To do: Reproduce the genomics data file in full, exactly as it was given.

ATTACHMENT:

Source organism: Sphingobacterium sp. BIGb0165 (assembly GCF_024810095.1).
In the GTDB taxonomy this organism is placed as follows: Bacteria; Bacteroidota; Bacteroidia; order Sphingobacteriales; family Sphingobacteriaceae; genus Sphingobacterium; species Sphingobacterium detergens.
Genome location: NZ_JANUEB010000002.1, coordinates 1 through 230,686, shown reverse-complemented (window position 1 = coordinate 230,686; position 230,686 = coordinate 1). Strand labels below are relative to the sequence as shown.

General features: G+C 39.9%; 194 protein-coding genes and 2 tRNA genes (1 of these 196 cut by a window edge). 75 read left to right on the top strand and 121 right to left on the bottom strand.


Source organism: Sphingobacterium sp. BIGb0165 (assembly GCF_024810095.1).
In the GTDB taxonomy this organism is placed as follows: Bacteria; Bacteroidota; Bacteroidia; order Sphingobacteriales; family Sphingobacteriaceae; genus Sphingobacterium; species Sphingobacterium detergens.
Genome location: NZ_JANUEB010000002.1, coordinates 1 through 230,686, shown reverse-complemented (window position 1 = coordinate 230,686; position 230,686 = coordinate 1). Strand labels below are relative to the sequence as shown.

General features: G+C 39.9%; 194 protein-coding genes and 2 tRNA genes (1 of these 196 cut by a window edge). 75 read left to right on the top strand and 121 right to left on the bottom strand.